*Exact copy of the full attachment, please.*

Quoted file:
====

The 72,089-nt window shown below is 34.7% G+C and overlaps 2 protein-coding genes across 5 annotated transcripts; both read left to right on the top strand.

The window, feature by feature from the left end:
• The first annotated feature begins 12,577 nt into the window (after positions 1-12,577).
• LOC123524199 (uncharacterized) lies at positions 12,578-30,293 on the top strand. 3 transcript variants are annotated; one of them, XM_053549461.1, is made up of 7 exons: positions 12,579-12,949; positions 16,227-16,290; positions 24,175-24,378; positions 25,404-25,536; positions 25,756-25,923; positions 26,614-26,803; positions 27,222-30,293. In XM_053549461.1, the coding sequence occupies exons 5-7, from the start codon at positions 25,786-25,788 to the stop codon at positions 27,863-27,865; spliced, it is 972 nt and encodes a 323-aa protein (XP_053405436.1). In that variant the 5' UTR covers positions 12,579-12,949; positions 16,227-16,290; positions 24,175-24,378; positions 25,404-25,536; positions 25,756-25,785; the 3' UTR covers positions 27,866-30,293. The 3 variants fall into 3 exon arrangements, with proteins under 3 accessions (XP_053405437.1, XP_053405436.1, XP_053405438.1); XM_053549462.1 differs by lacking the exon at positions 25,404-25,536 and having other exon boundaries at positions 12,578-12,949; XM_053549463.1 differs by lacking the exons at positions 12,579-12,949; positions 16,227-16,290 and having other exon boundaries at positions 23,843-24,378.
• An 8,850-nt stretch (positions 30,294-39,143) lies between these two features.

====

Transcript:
The 72,089-nt window shown below is 34.7% G+C and overlaps 2 protein-coding genes across 5 annotated transcripts; both read left to right on the top strand.

The window, feature by feature from the left end:
• The first annotated feature begins 12,577 nt into the window (after positions 1-12,577).
• LOC123524199 (uncharacterized) lies at positions 12,578-30,293 on the top strand. 3 transcript variants are annotated; one of them, XM_053549461.1, is made up of 7 exons: positions 12,579-12,949; positions 16,227-16,290; positions 24,175-24,378; positions 25,404-25,536; positions 25,756-25,923; positions 26,614-26,803; positions 27,222-30,293. In XM_053549461.1, the coding sequence occupies exons 5-7, from the start codon at positions 25,786-25,788 to the stop codon at positions 27,863-27,865; spliced, it is 972 nt and encodes a 323-aa protein (XP_053405436.1). In that variant the 5' UTR covers positions 12,579-12,949; positions 16,227-16,290; positions 24,175-24,378; positions 25,404-25,536; positions 25,756-25,785; the 3' UTR covers positions 27,866-30,293. The 3 variants fall into 3 exon arrangements, with proteins under 3 accessions (XP_053405437.1, XP_053405436.1, XP_053405438.1); XM_053549462.1 differs by lacking the exon at positions 25,404-25,536 and having other exon boundaries at positions 12,578-12,949; XM_053549463.1 differs by lacking the exons at positions 12,579-12,949; positions 16,227-16,290 and having other exon boundaries at positions 23,843-24,378.
• An 8,850-nt stretch (positions 30,294-39,143) lies between these two features.